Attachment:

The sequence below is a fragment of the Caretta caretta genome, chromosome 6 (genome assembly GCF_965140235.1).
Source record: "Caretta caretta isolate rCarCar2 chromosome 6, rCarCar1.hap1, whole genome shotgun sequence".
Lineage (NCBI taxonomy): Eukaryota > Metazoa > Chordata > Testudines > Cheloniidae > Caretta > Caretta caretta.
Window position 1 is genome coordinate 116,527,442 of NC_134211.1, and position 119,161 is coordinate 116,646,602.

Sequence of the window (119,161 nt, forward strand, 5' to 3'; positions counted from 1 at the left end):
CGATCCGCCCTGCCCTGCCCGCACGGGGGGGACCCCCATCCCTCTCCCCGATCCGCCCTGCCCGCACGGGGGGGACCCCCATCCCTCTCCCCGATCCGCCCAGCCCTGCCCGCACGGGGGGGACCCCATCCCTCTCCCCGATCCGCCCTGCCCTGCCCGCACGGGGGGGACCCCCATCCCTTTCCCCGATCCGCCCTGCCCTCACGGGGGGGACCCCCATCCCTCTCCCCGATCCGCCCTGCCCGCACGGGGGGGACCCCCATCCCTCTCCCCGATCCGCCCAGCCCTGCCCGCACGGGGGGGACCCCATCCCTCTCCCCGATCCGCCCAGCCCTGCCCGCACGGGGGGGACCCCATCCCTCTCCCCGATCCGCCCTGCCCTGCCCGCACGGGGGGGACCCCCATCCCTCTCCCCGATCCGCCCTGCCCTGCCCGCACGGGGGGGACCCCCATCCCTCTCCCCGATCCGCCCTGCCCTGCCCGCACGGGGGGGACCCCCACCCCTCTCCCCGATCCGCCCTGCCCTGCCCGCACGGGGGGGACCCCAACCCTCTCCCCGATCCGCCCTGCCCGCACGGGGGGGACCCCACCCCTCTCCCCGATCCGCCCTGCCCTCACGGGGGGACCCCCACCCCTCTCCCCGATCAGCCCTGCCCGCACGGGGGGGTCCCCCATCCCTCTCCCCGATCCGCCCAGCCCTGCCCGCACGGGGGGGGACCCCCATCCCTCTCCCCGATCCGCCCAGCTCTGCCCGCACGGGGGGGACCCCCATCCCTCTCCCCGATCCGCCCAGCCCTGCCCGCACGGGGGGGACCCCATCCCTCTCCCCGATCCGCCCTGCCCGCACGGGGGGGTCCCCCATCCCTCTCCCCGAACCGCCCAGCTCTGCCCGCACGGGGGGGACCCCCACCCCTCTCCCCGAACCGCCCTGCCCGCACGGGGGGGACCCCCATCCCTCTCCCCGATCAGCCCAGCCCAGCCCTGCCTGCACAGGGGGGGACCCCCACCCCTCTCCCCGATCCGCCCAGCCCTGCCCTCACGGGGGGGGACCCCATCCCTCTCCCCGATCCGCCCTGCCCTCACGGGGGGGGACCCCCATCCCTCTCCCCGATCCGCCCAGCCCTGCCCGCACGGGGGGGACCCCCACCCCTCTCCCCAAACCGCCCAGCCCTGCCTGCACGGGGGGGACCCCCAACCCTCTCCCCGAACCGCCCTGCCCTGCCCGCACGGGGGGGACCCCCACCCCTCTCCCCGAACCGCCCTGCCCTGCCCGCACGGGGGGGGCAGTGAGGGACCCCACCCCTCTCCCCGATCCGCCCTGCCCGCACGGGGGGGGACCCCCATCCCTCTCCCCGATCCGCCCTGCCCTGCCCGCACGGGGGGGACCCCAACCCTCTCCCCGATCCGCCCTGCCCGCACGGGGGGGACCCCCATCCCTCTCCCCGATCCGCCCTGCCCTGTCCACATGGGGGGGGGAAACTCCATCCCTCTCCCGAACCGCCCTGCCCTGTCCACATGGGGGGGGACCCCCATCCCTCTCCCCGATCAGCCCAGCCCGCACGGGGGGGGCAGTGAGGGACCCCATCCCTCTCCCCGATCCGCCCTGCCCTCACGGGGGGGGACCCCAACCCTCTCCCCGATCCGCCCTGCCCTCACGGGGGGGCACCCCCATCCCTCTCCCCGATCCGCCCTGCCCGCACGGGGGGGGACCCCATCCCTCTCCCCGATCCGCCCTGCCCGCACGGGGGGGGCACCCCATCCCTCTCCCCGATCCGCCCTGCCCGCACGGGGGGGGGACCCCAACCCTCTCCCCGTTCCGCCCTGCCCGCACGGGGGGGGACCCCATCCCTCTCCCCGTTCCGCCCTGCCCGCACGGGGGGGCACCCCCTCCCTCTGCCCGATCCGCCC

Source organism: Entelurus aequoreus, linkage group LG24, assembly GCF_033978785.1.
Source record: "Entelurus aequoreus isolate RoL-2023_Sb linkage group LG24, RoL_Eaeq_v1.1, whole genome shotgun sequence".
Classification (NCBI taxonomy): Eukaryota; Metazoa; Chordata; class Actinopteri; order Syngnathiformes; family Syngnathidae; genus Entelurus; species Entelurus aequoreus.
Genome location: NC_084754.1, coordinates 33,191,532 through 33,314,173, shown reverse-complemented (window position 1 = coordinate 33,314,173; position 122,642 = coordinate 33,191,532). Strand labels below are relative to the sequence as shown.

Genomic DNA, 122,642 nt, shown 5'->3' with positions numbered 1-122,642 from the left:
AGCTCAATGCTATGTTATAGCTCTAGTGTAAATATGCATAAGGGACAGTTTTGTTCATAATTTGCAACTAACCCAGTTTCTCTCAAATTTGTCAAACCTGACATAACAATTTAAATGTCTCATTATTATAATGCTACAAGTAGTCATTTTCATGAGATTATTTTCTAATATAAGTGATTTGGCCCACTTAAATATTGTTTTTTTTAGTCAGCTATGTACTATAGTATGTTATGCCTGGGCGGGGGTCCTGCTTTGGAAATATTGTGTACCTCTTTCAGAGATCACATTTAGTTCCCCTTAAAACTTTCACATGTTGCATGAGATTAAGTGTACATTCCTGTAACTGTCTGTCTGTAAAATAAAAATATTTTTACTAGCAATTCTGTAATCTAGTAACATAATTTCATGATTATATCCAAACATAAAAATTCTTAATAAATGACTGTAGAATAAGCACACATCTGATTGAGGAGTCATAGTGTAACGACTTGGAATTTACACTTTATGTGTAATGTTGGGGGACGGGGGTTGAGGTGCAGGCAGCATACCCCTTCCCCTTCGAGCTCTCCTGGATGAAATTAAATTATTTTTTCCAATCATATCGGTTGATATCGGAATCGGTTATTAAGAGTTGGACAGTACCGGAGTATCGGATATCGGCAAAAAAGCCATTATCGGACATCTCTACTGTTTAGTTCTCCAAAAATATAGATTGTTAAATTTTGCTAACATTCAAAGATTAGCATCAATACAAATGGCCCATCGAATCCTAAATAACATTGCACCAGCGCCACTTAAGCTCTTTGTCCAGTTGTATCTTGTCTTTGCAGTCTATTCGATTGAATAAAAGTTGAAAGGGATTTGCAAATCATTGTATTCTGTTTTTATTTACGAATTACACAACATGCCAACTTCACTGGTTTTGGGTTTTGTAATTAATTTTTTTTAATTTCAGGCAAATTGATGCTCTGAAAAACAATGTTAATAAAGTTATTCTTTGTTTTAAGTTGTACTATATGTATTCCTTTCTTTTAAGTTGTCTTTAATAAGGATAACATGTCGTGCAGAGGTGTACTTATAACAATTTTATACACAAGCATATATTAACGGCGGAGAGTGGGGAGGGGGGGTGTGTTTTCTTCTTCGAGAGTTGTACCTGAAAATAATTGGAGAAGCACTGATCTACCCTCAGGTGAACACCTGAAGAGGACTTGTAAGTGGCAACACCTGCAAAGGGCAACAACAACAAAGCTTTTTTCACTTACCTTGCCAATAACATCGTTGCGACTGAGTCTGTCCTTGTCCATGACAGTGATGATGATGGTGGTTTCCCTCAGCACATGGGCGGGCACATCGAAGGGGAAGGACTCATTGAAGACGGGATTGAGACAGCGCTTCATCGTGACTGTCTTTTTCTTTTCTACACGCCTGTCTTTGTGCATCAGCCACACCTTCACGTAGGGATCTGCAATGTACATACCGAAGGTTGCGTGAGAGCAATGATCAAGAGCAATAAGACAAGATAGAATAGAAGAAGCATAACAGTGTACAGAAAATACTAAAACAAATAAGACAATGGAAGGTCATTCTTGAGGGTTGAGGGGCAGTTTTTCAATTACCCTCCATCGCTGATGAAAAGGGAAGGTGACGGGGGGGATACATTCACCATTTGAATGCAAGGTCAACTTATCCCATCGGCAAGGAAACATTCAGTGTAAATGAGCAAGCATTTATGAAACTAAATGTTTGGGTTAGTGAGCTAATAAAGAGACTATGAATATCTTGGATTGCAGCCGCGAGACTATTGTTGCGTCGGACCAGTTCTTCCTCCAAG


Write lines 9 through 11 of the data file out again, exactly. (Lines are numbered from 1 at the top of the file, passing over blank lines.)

Classification (NCBI taxonomy): Eukaryota; Metazoa; Chordata; class Actinopteri; order Syngnathiformes; family Syngnathidae; genus Entelurus; species Entelurus aequoreus.
Genome location: NC_084754.1, coordinates 33,191,532 through 33,314,173, shown reverse-complemented (window position 1 = coordinate 33,314,173; position 122,642 = coordinate 33,191,532). Strand labels below are relative to the sequence as shown.

Genomic DNA, 122,642 nt, shown 5'->3' with positions numbered 1-122,642 from the left: